“The pandemic hasn’t necessarily worked its way into the lyrical content of these songs. Part of the reason is that we wanted to find a way to distract people in this area and give people good songs to enjoy and help them disconnect from the world for a few minutes,” Salak pointed out.
“Checking in to JL was the easiest and most relaxed experience. [Owner] Joe Loftus and his crew made us feel welcome and really helped us grind our axes and record.
Williams, with his background in local rock bands like Graces Downfall and his own solo bass work, was well prepared to step in and improve on this project.
“Grant’s arrival in the band has really helped the musical dynamic of the songs. He’ll never admit it, but he’s so creative it’s hard not to come up with ideas while he’s with us. Apart from the songs, he played a major role in the design of new merchandise and held the three of us accountable for the daily tasks that we have to follow as a group,” explained Salak.
“From the beginning, I was a fan of this group. After seeing them play once or twice, I would pester the members, telling them that if there was a vacant bass position, I would want my phone to ring,” Williams admitted.
“It’s been a really quick plug and play situation ever since, and I feel like I’ve been with this band for years.”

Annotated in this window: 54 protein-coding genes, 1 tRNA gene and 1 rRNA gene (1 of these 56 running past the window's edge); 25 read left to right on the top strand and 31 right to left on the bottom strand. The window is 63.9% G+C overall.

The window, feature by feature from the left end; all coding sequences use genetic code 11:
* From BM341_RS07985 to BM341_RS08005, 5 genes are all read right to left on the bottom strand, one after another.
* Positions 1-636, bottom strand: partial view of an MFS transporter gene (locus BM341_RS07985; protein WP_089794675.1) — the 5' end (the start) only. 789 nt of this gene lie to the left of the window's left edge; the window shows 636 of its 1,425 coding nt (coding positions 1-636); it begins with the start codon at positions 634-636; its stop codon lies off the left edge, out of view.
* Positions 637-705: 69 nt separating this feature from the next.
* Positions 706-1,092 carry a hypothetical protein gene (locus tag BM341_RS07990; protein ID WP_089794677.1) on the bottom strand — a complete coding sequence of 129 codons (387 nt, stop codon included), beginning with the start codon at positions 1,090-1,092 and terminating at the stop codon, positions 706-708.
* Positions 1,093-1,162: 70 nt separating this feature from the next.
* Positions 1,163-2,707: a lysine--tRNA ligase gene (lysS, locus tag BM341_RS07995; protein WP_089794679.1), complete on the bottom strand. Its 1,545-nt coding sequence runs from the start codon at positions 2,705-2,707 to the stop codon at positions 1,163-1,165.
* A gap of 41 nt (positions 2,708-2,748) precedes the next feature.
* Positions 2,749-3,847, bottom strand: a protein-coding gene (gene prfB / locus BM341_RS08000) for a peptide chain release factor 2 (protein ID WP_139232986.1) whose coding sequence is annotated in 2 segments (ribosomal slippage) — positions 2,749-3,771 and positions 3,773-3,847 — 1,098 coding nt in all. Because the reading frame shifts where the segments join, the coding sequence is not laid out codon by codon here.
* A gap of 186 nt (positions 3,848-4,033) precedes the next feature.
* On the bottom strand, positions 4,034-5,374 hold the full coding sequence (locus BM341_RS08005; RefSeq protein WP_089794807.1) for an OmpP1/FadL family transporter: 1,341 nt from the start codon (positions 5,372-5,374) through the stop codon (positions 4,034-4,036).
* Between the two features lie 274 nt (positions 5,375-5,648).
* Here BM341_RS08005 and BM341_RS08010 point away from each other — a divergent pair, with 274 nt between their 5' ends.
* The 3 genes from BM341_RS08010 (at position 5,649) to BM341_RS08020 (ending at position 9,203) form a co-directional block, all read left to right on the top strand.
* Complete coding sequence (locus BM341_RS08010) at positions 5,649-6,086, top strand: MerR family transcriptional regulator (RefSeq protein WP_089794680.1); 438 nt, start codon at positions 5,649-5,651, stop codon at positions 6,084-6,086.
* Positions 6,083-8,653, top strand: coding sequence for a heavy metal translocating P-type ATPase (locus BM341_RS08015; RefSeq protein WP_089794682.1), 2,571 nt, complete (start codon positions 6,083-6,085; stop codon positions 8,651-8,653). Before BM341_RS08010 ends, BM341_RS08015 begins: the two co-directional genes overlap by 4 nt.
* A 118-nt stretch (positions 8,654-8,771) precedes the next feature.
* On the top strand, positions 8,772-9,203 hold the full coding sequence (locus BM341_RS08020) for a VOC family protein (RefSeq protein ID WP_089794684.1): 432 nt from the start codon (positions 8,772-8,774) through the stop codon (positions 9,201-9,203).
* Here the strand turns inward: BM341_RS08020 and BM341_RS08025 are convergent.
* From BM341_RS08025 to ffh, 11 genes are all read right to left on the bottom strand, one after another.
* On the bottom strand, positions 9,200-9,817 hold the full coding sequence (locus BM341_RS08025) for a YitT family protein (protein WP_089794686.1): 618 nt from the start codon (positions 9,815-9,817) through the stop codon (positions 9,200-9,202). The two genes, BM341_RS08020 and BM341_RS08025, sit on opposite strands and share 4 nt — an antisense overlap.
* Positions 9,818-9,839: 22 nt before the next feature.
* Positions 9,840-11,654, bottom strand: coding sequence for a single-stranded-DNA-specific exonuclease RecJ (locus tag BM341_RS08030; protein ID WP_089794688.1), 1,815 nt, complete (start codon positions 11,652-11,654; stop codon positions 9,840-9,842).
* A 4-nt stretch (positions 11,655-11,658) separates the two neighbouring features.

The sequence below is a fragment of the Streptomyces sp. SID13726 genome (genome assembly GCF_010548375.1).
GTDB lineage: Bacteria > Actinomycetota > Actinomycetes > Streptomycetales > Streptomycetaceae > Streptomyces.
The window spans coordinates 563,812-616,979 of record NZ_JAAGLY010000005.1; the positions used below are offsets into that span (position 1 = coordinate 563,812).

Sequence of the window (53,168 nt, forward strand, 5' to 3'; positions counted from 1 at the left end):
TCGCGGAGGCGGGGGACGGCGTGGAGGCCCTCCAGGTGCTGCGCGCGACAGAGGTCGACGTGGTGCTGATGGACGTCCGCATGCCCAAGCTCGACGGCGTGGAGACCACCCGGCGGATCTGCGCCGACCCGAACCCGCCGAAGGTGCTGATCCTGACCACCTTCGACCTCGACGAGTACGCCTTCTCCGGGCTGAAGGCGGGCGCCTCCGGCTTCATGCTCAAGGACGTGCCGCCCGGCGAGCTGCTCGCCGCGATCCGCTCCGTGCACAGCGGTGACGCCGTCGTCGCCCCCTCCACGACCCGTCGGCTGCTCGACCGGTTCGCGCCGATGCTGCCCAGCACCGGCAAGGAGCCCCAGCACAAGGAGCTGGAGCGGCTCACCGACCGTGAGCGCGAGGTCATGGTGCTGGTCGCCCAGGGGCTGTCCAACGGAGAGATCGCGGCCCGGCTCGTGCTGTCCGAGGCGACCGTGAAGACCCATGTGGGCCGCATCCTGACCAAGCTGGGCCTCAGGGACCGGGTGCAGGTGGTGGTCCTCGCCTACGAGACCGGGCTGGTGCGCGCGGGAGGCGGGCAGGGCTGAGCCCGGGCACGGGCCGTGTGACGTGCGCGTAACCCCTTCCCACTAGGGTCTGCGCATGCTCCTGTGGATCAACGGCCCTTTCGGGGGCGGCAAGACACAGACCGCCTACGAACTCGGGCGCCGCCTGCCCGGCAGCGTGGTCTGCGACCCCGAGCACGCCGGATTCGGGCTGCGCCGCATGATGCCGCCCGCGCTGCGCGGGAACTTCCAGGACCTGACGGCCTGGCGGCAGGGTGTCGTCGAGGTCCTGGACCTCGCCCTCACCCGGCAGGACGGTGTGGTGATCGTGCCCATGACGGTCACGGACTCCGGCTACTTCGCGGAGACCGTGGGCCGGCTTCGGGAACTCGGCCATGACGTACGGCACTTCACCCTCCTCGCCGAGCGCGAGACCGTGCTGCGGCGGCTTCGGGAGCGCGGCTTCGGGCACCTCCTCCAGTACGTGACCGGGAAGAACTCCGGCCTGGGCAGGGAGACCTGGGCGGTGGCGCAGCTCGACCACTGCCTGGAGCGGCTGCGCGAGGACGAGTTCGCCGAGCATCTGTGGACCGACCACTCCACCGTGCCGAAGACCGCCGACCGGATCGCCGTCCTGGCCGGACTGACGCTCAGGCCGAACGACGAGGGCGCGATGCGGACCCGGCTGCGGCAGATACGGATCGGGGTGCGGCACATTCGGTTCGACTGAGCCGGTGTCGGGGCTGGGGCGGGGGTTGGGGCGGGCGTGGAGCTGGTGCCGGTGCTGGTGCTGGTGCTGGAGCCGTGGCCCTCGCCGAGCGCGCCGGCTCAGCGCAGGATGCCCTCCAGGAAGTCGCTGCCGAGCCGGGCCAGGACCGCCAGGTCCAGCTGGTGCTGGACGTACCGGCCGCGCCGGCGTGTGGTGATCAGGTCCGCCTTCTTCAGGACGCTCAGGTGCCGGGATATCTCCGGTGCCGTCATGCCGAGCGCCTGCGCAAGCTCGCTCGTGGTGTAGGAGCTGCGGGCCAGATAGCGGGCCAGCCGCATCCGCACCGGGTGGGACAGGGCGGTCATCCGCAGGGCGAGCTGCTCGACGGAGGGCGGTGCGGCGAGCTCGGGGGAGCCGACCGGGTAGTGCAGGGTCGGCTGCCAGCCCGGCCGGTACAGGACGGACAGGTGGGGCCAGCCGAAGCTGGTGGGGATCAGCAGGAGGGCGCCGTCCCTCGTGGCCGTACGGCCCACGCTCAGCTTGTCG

In addition to headlining their own shows, The Holtzmann Effect has begun performing outside of the region, recently opening for fellow Demyze hard rockers in West Virginia.
“The show with Demyze was great. We loved the venue, Bad Habits Bar & Grill, and everyone was so welcoming. We can’t wait to come back down for more shows this summer,” enthused Salak.
“We had refined our set and executed it exactly how we wanted. A lot of good energy came out of that experience.
They carry that into the rest of 2022, putting them back on track and on a broader trajectory.
“We want to continue releasing songs and booking shows in and out of the region. We’ve already booked more studio time, so it looks like we’re looking for some inspiration. As this is the first full summer of shows since 2019, I think we intend to play as much as possible, wherever we can,” Salak stopped.
“We are very grateful to have stayed together during the pandemic. We also want to thank our friends and family for their support, Axelrad for making our amazing t-shirts, NEPA Scene for helping us get our next single off the ground, JL Studios for a great recording experience, Ord Sign & Vehicle Graphics for putting together posters and our banners, and Jack Gretz from the Northeast Music Center for helping us find a place to rehearse each week! »
Photos by Rich Howells/NEPA Scene